Raffaela Weyman, better known as the independent pop machine Ralph, described the scenery as she drove from Austin to Houston en route to the final show of her American tour.
“A lot of pro-life posters and that kind of stuff, yeah, my favourite,” she said, sarcastically.
“There’s a lot of signs for biscuits too. A lot of signs that are advertisements for restaurants and it’s all ‘Biscuits and gravy.’ They love biscuits in Texas.”
Weyman was on tour supporting Christian-pop duo Joan, and will now come home to Canada for a run of headlining shows.
Weyman described the American leg of the tour as incredibly receptive and positive, though she sometimes worried about how her politics might be interpreted by Joan’s faith-based fandom — especially in Texas.
“I don’t know if I’m going to talk about [being] pro-choice on stage tonight or not, we’ll see,” she said.
“I did it last night and it was received well, but I think tonight I might just cool my political talk.”
Still, Weyman said she relishes the opportunity to expose the unfamiliar to her particular brand of dance-pop — slyly political, defiantly independent and unquestionably accepting.
“I have a lot of new followers who are like cool young teen girls but if you look at their Instagram bio it’s like ‘Love Jesus,’” she said.
“There’s my audience — my queer, dancing men — and then the combination of the Joan audience, which is always young girls.”
Weyman’s work as Ralph has always explored an acutely modern take on pop stardom — she’s in control of every aspect of her gradually blossoming career, a far cry from the machinations of the industry at large.
“I just love being in control of what I’m putting out there — you know, the music videos, the aesthetics, the photography,” she said.
“I would have a really hard time with someone else being like ‘This is what you’re going to look like, this is what you’re going to do for this video.’”
It was this desire for artistic control that led to Rich Man Records, her newly-minted record label.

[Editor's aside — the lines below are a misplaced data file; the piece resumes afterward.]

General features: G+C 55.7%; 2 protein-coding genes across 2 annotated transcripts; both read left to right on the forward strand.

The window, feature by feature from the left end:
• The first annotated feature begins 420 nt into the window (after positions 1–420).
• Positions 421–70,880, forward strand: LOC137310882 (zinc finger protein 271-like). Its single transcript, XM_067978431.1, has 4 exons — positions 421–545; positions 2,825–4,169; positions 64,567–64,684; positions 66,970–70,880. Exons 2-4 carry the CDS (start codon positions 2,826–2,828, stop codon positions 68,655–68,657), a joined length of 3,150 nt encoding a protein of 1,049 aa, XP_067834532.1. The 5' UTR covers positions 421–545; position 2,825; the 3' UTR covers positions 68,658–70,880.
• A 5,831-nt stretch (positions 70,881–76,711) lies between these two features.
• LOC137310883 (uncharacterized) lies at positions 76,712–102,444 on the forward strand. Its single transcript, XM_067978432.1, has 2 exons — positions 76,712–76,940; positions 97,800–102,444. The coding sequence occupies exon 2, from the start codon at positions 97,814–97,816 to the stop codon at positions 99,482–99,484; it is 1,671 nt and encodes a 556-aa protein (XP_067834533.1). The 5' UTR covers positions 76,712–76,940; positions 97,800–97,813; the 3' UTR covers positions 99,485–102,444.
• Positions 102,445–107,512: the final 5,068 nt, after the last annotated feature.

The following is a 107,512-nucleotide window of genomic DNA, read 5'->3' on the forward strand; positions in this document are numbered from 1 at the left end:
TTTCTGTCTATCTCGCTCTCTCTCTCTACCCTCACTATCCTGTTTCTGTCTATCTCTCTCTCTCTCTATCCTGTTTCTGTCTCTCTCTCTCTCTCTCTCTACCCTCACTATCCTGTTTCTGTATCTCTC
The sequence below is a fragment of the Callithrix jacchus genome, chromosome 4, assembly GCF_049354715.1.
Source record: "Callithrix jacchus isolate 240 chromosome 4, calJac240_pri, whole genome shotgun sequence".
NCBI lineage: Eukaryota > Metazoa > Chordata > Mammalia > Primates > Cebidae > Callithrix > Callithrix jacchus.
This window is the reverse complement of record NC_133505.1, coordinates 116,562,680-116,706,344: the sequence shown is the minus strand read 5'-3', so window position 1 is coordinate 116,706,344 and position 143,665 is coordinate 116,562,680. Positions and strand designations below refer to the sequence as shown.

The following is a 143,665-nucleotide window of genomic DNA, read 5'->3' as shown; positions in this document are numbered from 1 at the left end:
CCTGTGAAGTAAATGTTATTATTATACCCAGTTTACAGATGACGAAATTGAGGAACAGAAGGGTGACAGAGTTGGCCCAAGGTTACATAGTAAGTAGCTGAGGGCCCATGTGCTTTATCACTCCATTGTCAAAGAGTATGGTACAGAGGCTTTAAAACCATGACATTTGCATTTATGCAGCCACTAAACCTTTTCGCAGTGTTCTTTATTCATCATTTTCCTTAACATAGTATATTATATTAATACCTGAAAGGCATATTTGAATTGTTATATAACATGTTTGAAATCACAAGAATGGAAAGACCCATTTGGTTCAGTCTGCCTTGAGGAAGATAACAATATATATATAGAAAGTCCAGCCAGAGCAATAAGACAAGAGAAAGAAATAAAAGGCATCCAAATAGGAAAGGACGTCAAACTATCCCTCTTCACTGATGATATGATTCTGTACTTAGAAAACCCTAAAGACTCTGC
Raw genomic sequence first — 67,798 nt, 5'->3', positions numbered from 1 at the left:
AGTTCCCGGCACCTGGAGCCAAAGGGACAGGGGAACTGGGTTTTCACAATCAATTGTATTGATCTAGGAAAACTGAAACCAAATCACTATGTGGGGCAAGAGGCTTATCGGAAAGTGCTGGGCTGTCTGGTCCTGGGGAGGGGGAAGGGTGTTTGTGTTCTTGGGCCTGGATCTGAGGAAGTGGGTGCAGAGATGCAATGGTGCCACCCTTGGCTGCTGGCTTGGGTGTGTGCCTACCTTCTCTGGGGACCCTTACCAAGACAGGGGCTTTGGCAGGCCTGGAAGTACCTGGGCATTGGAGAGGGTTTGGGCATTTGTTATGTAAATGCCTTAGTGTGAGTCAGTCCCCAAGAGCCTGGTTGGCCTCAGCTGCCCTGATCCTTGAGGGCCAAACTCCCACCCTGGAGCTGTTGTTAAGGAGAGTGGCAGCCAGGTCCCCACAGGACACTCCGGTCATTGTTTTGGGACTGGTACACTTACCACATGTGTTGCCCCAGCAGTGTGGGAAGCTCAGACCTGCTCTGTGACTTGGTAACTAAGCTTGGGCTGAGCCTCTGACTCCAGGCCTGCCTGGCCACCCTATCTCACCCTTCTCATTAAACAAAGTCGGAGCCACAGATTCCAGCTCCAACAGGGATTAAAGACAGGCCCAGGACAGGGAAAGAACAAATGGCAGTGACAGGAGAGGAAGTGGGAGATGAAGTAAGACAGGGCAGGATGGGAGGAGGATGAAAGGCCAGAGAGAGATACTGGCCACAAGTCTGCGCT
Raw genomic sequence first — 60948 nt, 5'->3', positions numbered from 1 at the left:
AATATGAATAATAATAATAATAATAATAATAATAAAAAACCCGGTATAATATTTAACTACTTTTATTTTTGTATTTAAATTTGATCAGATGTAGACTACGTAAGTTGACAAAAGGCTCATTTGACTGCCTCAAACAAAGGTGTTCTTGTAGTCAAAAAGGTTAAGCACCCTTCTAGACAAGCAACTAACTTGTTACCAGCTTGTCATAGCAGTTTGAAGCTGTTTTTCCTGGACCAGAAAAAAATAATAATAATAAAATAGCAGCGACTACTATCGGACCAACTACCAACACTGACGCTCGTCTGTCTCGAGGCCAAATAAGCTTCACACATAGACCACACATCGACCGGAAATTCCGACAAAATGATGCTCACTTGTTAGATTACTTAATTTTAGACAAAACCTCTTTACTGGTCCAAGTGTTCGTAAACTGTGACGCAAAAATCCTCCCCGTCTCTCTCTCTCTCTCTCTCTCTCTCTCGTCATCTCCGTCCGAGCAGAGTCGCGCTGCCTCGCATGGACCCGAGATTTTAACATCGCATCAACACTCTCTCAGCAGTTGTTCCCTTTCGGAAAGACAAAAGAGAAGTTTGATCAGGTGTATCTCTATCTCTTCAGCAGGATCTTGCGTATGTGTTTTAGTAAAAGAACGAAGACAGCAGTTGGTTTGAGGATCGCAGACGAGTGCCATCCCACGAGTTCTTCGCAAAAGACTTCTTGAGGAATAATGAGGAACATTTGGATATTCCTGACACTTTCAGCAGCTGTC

A collaboration with manager Laurie Lee Boutet, Weyman described Rich Man Records as both a guarantee of artistic independence and a chance to cultivate and support the Canadian pop scene.
“A lot of the deals that you get from [major labels] are quite controlling offers, and you lose a lot of your control,” she said.
“For me, that’s always been something that’s really scared me is like, losing my masters and losing the creative integrity.”
Weyman said she sees her new label as an opportunity to give a leg-up to the independent pop artists who, like she once did, have questions about how to make it in a cutthroat and rapidly moving industry.
“There’s no real certainty for your future,” she said.
“I love the idea of being able to work with other artists, and foster and nurture up-and-coming pop musicians.”
“It’s so challenging. I was asking all the time, like ‘How do I get my foot in the door? How do I start? How do I get people to notice me?’”
However, the future of Ralph seems bright — Weyman said she’s taking her time to release new music as she expands her creative and professional wings, building security rather than racing to keep up with the pop machine.
“We don’t want to put out a song to just put out a song,” she said.
“Right now, our logic is like ‘You know what, the next song that we put out, we want to feel really fucking good about it.’”
Ralph plays the Good Will Social Club March 16.